The publication of The Stone-Campbell Movement: A Global History concludes a seven-year journey for Scott Seay, Christian Theological Seminary Associate Professor of the History of Global Christianity. Professor Seay served as managing editor of the book, working with general editors D. Newell Williams, Douglas A. Foster and Paul M. Blowers, as well as 10 contributing authors and countless other individuals consulted during the writing process.
Below, Professor Seay remarks on the publication journey and what sets The Stone-Campbell Movement: A Global History apart from other histories of the Movement.
What is the overriding mission of this book?
The book presents a global perspective on the Stone-Campbell Movement. It chronicles the Movement from its efforts to spread the Christian faith following the American Revolutionary War, through today’s ongoing quest for unity.
Chalice Press in partnership with the Disciples of Christ Historical Society sought to present a narrative perspective on the Stone-Campbell Movement as a follow-up to The Encyclopedia of the Stone-Campbell Movement. Previously, most scholarship focused on the Movement’s impact in Great Britain and the U.S. The authors and writing team sought to portray a more global and inclusive scope that emerged during the 20th century through missionary outreach and the proliferation of independent churches. This part of the Movement’s story has been widely neglected by the press.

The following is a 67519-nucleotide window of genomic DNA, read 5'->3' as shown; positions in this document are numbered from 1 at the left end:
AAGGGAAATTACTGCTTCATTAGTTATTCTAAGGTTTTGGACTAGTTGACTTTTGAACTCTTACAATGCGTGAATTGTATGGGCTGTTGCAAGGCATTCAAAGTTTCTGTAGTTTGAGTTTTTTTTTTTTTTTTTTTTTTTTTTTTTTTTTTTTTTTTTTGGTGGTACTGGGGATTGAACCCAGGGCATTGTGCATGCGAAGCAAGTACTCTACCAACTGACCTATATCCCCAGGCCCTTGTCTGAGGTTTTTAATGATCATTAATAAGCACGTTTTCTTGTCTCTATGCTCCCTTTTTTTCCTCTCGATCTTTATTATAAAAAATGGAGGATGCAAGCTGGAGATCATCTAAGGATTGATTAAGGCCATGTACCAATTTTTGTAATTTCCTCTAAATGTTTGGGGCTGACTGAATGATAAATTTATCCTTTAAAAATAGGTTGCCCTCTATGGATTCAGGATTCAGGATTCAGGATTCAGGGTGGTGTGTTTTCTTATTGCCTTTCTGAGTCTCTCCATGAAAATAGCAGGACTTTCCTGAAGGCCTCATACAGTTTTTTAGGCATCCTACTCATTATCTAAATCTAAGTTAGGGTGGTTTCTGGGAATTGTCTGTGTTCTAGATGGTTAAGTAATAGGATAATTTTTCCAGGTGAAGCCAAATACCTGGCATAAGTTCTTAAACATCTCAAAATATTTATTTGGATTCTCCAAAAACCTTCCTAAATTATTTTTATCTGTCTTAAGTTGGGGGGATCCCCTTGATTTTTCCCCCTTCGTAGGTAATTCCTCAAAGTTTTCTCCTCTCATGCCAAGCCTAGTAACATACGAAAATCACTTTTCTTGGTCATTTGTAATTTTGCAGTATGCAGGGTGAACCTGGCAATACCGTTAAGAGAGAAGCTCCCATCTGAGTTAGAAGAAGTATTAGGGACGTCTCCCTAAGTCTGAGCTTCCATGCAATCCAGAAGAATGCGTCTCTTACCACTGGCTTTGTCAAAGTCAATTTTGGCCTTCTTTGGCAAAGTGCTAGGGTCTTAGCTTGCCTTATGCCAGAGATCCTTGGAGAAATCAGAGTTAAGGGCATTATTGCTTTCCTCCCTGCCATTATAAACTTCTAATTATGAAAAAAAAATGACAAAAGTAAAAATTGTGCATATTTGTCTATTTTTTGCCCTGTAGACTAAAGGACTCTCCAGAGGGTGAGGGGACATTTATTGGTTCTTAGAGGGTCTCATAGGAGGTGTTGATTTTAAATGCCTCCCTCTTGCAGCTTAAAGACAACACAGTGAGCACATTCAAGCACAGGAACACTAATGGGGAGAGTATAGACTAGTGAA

What was your role as managing editor?
I focused on much of the detail work including setting up conferences with contributing writers, working with the National Geographic Society to produce maps for the book and helping to identify illustrations. The writing team met on several occasions for three-day writing conferences during which we developed the book’s outline, read and critiqued one another’s contributions, and revised the manuscript as it developed. As a contributing author, I wrote two chapters, revised other chapters and supplemented the work of contributing authors with additional research, writing and the editing of more than 2,500 footnotes.
Beyond the concept of inclusion, how is this book distinguished from other Stone-Campbell Movement histories?
Many histories have focused on institutional developments and quantifiable data specific to the Movement. The writing team sought to emphasize the practice of faith among ordinary people and how their commitments became incarnate in the church. The book also aims to bridge a number of long-held conflicts and help people collaborate in a story that minimizes differences while emphasizing what the various expressions of the Movement have in common. The book evokes the deep and rich sense of community characteristic of the Stone-Campbell Movement.
Any “aha” moments you’d like to share?
I approached the project knowing that CTS had a very rich source of archival resources. However, after digging through these resources for seven years, I have an even broader and deeper appreciation for the richness of CTS’s archives. Other “aha” moments included the stories that emerged through conversations with collaborating authors and contributors. The process of writing the book cultivated a deep sense of community and rich scholarly discussion that simply wouldn’t have taken place if we were not working together on the book.
The Stone-Campbell Movement: A Global History is available in the CTS Bookstore at an introductory price of $59.99.